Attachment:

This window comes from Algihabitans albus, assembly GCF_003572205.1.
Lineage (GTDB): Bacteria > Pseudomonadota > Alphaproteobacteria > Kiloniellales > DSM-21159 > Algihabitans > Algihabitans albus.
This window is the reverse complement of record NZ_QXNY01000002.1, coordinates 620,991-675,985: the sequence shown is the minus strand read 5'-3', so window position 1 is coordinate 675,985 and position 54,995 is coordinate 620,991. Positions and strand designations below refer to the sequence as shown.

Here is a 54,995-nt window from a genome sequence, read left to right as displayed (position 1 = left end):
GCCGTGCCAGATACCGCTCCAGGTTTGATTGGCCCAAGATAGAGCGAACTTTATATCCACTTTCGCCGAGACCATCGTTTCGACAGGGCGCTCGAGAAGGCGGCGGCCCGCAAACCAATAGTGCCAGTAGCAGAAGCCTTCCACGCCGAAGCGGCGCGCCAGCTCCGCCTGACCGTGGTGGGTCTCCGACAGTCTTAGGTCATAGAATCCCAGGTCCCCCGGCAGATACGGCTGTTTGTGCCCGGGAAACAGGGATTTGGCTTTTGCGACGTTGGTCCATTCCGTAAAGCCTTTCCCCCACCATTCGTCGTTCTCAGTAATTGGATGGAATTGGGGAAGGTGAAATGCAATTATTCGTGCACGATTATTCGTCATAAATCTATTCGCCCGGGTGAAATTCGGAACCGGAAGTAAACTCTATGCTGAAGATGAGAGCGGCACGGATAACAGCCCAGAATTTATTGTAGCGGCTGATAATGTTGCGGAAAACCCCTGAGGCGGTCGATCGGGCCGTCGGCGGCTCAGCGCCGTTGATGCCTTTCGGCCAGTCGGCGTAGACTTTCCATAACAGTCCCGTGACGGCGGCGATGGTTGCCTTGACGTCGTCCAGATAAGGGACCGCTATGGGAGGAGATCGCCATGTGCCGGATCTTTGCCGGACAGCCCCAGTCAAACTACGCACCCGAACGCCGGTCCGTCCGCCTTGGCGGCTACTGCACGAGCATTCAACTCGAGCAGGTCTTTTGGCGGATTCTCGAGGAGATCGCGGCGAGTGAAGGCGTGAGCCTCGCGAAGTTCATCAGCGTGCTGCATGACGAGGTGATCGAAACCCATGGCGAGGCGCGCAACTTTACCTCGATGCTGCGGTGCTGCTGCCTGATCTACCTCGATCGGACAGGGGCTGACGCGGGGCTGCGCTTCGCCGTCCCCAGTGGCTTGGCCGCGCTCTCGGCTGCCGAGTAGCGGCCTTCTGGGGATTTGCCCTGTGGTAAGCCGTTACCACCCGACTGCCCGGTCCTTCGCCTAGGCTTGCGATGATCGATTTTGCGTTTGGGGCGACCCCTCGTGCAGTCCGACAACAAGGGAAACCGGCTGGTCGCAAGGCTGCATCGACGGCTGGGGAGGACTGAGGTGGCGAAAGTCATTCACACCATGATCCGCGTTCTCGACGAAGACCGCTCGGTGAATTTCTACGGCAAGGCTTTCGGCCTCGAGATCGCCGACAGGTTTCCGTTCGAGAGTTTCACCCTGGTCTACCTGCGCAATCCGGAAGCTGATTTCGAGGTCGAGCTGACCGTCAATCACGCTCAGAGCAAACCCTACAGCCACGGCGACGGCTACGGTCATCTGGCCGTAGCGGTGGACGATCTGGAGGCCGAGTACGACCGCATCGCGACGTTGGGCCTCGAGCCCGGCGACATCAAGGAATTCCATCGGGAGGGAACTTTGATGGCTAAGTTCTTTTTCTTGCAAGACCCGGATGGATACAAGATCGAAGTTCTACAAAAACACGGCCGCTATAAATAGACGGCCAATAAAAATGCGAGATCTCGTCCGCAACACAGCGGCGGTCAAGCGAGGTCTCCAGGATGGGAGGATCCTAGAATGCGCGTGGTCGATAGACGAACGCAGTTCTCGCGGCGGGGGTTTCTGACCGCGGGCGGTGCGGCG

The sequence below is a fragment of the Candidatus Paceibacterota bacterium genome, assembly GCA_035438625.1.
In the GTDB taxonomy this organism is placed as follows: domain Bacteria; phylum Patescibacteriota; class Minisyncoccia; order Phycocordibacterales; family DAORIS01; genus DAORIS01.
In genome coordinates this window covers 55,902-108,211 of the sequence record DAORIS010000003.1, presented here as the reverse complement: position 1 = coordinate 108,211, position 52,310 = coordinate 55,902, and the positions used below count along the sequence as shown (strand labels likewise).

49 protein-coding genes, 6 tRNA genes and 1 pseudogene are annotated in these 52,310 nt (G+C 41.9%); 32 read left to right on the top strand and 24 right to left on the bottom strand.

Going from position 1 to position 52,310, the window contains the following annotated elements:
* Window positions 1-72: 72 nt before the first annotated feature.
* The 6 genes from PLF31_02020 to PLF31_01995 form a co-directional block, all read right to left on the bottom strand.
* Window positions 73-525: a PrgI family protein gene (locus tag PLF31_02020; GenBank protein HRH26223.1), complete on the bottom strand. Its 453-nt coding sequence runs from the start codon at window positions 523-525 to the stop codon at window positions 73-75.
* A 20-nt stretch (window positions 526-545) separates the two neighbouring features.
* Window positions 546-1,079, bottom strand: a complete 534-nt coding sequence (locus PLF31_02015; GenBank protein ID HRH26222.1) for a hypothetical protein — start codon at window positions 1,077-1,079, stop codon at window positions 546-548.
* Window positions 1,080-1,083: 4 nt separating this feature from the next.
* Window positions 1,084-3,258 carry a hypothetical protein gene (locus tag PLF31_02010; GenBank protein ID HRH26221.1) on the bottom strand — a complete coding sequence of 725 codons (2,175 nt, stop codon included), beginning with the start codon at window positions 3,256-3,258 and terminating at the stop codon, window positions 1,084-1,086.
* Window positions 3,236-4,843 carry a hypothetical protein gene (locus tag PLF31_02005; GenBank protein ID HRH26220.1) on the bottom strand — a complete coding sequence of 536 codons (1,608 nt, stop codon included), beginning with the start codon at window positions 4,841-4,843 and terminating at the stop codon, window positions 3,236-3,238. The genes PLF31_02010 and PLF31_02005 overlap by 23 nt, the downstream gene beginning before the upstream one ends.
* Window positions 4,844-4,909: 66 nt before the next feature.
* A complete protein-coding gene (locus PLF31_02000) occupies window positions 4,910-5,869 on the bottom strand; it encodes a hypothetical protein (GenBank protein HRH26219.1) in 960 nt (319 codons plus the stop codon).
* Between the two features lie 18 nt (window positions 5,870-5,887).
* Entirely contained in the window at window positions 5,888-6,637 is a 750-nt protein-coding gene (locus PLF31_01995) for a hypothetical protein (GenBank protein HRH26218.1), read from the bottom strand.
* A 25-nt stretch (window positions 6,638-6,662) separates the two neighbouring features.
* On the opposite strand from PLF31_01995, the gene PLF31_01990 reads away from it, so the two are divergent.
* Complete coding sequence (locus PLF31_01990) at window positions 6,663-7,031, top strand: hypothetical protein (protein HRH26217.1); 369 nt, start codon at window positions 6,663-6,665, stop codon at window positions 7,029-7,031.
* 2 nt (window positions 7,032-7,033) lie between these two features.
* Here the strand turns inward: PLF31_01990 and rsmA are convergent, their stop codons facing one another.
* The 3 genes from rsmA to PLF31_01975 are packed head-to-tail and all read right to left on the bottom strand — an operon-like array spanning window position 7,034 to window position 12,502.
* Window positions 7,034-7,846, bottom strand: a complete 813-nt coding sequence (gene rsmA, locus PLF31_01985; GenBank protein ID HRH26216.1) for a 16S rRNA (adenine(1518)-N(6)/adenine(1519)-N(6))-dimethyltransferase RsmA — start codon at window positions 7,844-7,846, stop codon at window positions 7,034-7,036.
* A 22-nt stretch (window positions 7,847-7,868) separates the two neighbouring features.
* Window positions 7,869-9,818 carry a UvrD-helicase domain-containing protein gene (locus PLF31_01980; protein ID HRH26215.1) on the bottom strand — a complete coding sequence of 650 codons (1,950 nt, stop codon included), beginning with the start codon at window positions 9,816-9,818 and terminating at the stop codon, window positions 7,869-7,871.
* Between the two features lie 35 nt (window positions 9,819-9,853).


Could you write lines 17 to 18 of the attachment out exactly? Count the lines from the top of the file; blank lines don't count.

* Window positions 1,084-3,258 carry a hypothetical protein gene (locus tag PLF31_02010; GenBank protein ID HRH26221.1) on the bottom strand — a complete coding sequence of 725 codons (2,175 nt, stop codon included), beginning with the start codon at window positions 3,256-3,258 and terminating at the stop codon, window positions 1,084-1,086.
* Window positions 3,236-4,843 carry a hypothetical protein gene (locus tag PLF31_02005; GenBank protein ID HRH26220.1) on the bottom strand — a complete coding sequence of 536 codons (1,608 nt, stop codon included), beginning with the start codon at window positions 4,841-4,843 and terminating at the stop codon, window positions 3,236-3,238. The genes PLF31_02010 and PLF31_02005 overlap by 23 nt, the downstream gene beginning before the upstream one ends.